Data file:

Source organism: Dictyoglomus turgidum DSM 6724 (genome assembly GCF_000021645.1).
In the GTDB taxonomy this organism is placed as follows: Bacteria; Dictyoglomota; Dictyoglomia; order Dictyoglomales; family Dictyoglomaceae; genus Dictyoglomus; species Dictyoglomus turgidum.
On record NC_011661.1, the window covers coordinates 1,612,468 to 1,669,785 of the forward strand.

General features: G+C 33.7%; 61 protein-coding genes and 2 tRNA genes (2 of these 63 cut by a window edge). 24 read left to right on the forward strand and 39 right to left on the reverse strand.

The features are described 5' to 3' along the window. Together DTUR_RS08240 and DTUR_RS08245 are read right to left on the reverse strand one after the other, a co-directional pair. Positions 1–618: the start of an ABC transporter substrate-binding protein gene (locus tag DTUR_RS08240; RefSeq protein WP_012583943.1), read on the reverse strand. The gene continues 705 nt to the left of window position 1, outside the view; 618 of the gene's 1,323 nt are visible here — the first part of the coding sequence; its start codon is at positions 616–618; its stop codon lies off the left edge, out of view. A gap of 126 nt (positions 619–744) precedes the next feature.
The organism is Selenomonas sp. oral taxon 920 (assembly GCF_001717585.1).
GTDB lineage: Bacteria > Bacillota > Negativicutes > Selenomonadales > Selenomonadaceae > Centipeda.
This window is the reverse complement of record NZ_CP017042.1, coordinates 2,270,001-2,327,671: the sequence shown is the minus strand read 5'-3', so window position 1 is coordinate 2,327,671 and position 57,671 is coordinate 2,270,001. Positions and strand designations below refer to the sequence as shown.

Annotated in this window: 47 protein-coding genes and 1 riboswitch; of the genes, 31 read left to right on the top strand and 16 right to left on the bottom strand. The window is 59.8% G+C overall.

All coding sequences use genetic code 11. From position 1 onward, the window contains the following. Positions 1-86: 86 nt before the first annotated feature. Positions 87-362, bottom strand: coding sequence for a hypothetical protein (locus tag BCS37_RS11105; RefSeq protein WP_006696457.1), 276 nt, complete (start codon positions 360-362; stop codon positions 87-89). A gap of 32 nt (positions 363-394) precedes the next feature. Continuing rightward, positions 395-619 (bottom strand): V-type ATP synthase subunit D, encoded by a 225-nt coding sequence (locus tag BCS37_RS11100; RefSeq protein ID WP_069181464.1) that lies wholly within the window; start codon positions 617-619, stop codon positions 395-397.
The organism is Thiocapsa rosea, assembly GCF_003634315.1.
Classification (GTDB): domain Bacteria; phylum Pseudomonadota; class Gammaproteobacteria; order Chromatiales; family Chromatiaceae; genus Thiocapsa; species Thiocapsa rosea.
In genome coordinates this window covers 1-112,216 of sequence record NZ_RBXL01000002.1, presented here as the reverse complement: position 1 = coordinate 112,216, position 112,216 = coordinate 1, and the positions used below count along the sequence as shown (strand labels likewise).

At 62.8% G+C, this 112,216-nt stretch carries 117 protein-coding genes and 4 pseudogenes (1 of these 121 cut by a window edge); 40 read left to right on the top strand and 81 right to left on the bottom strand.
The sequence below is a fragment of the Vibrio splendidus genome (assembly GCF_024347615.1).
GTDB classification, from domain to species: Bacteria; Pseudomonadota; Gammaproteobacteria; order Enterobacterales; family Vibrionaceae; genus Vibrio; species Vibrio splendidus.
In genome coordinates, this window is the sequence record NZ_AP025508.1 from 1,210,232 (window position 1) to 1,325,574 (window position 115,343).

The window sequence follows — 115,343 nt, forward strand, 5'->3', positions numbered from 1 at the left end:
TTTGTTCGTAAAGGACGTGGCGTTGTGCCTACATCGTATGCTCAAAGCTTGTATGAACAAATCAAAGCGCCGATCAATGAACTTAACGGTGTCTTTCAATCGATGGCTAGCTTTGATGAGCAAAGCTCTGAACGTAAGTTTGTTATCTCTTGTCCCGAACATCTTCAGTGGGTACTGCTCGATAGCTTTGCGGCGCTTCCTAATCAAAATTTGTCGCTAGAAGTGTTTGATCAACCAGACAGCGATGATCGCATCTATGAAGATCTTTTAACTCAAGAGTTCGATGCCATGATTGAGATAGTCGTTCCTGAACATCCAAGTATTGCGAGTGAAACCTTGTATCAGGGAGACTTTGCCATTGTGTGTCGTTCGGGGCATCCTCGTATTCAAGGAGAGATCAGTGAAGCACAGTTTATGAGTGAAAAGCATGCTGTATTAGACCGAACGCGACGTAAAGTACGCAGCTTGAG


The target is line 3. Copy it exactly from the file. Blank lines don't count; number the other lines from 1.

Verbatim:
On record NC_011661.1, the window covers coordinates 1,612,468 to 1,669,785 of the forward strand.